In the history of Major League Baseball there have been many brothers who have each taken the mound to be pitchers. For both of them to be successful however, is another story. Continue reading

1945 Cubs Sluggers and A 1948 Indians Championship

The Last Time:

Cubs In World Series, 1945; Indians Were World Champions, 1948

Cubs May Have Had Sluggers, But They Still Lost to Tigers in ’45; Indians Prevailed Over Braves in ’48

1945 Cubs Sluggers: Lowery, Secory, Nicholson, Pafko and Sauer photo: William Greene

1945 Cubs Sluggers: (l-r) Lowery, Secory, Nicholson, Pafko and Sauer photo: William Greene

The news photograph above was captioned “1945 Cubs Sluggers.” That may be a bit of a misnomer as Harry “Peanuts” Lowery hit seven home runs in 143 games, the most he ever hit in his 13 year career.

Frank Secory hit no homers in 35 games. Bill “Swish” Nicholson, the only true slugger in this photograph led the National League in homers in 1943 and 1944 with 29 and 33 home runs respectively. In 1945 Nicholson led the Cubs with a mere 13 home runs in 151 games. Andy Pafko hit 12 home runs and drove in 110 runs in 144 games. And Ed Sauer had two homers in 49 games.

As a team the 1945 Cubs hit only 57 home runs. On the other hand their pitchers allowed only 57 home runs.

In the closely contested World Series, none of the “Cubs sluggers” hit a home run. National League MVP Phil Caverretta hit the only homer and led the Cubs with a .423 batting average.

Claude Passeau and Rudy York before game 1 1945 World Series photo: International News

Claude Passeau and Rudy York before game 1 1945 World Series photo: International News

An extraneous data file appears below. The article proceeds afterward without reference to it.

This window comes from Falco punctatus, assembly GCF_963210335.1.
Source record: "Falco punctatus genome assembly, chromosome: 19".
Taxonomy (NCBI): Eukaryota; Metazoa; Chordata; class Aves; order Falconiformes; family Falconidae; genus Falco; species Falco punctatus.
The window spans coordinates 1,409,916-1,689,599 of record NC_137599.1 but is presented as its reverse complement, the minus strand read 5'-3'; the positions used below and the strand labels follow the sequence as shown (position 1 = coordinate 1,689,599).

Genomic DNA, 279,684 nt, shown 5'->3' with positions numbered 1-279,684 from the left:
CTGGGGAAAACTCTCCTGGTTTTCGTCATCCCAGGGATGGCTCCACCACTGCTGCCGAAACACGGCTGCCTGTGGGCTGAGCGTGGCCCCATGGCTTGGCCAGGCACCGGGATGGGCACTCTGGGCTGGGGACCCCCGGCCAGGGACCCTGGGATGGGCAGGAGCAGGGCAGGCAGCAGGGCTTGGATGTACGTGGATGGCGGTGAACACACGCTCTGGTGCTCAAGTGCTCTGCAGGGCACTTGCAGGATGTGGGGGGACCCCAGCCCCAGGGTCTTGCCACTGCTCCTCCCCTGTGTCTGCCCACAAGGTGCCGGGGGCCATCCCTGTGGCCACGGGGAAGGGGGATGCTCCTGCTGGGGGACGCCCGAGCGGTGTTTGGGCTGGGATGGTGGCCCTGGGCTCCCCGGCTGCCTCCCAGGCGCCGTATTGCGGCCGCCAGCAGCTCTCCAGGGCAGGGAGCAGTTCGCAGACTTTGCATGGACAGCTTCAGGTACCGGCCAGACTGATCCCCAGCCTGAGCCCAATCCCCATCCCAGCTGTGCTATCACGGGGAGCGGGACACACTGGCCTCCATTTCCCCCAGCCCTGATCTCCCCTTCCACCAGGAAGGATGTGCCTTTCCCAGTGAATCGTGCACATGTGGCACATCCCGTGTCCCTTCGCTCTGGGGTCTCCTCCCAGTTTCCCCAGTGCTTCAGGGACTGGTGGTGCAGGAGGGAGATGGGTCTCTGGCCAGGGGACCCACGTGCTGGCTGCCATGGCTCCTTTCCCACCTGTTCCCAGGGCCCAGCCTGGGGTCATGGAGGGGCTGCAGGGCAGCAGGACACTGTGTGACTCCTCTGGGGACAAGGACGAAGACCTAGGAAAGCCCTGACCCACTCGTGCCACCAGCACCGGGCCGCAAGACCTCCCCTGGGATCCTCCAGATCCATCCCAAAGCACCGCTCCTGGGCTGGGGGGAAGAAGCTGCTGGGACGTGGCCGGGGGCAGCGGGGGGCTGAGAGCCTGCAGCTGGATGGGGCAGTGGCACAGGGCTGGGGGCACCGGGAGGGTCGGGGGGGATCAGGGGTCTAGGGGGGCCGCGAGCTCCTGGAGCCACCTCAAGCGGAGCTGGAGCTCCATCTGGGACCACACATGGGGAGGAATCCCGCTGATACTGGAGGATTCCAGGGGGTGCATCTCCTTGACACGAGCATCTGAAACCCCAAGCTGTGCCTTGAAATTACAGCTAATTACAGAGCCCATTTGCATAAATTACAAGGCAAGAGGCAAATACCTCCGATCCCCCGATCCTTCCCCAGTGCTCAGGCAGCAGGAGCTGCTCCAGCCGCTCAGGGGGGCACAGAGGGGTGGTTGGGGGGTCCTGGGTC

Before game 4 of the World Series began, this photo was taken. The caption reads: Continue reading

These Are The World Champion 1908 Chicago Cubs

Players on the 1908 World Champion Chicago Cubs In High Definition Photographs

Joe Tinker Second Baseman of the 1908 Chicago Cubs

Joe Tinker, Shortstop 1908 Chicago Cubs

For the moment it seems all of America is talking about the Chicago Cubs. As everyone now knows it has been 108 years since the Chicago Cubs won the World Series four games to one against the Detroit Tigers.

But what do you know of the 1908 Cubs team?

Maybe you’ve heard of Tinker to Evers to Chance the famous Cubs double play combination immortalized in a newspaper poem by the once legendary Franklin P. Adams. It should be noted that off the field Joe Tinker and Johnny Evers refused to speak to one another. Besides the trio of Cubs Hall-of Famers, you probably know little of the 1908 Cubbies.

Johnny Kling, Catcher 1908 Chicago Cubs

Johnny Kling, Catcher 1908 Chicago Cubs (check out that bat!)

The 1908 Cubs are comprised of forgotten names. Their achievements are just dusty remnants that reside only in the record books. There is no one alive today who actually saw the 1908 Chicago Cubs play.

They were a hardened lot, these players. They usually had to work at other jobs in the off-season. It was a time when baseball players scrambled for a job on one of 16 ball clubs. They had to be constantly looking over their shoulder because there was always some youngster trying to take their $2,000 a year baseball job.

At least we can see what they looked like. We’re bringing the Chicago Cubs of 1908 back to you in high definition photographs. All photographs are from the Library of Congress and can be clicked on for enlargement in great detail.